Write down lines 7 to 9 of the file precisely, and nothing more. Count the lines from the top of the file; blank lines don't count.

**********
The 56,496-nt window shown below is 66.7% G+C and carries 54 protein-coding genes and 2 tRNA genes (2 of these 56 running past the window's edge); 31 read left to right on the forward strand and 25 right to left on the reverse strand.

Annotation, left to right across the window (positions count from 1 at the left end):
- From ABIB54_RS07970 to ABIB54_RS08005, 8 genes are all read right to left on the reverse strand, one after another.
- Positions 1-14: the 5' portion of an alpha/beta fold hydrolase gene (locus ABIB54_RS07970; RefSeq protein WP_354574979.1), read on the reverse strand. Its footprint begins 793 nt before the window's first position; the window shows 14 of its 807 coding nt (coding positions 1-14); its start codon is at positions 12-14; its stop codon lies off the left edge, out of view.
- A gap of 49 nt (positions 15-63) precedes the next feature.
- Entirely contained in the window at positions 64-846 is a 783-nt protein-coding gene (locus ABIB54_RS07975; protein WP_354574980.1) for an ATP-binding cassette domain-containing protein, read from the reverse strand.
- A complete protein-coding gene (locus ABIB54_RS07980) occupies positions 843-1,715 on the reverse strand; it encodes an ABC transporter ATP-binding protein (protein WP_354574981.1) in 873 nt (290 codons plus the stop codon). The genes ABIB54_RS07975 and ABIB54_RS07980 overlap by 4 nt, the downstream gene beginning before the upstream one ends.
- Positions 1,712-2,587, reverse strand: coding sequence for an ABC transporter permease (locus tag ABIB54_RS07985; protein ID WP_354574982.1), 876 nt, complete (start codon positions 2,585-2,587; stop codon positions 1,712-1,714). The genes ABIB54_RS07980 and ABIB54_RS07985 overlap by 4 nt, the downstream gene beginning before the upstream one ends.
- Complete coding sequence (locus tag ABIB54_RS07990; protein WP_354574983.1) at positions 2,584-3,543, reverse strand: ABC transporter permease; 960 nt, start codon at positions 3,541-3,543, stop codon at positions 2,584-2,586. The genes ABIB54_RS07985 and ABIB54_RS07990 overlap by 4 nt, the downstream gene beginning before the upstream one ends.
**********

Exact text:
- A complete protein-coding gene (locus ABIB54_RS07980) occupies positions 843-1,715 on the reverse strand; it encodes an ABC transporter ATP-binding protein (protein WP_354574981.1) in 873 nt (290 codons plus the stop codon). The genes ABIB54_RS07975 and ABIB54_RS07980 overlap by 4 nt, the downstream gene beginning before the upstream one ends.
- Positions 1,712-2,587, reverse strand: coding sequence for an ABC transporter permease (locus tag ABIB54_RS07985; protein ID WP_354574982.1), 876 nt, complete (start codon positions 2,585-2,587; stop codon positions 1,712-1,714). The genes ABIB54_RS07980 and ABIB54_RS07985 overlap by 4 nt, the downstream gene beginning before the upstream one ends.
- Complete coding sequence (locus tag ABIB54_RS07990; protein WP_354574983.1) at positions 2,584-3,543, reverse strand: ABC transporter permease; 960 nt, start codon at positions 3,541-3,543, stop codon at positions 2,584-2,586. The genes ABIB54_RS07985 and ABIB54_RS07990 overlap by 4 nt, the downstream gene beginning before the upstream one ends.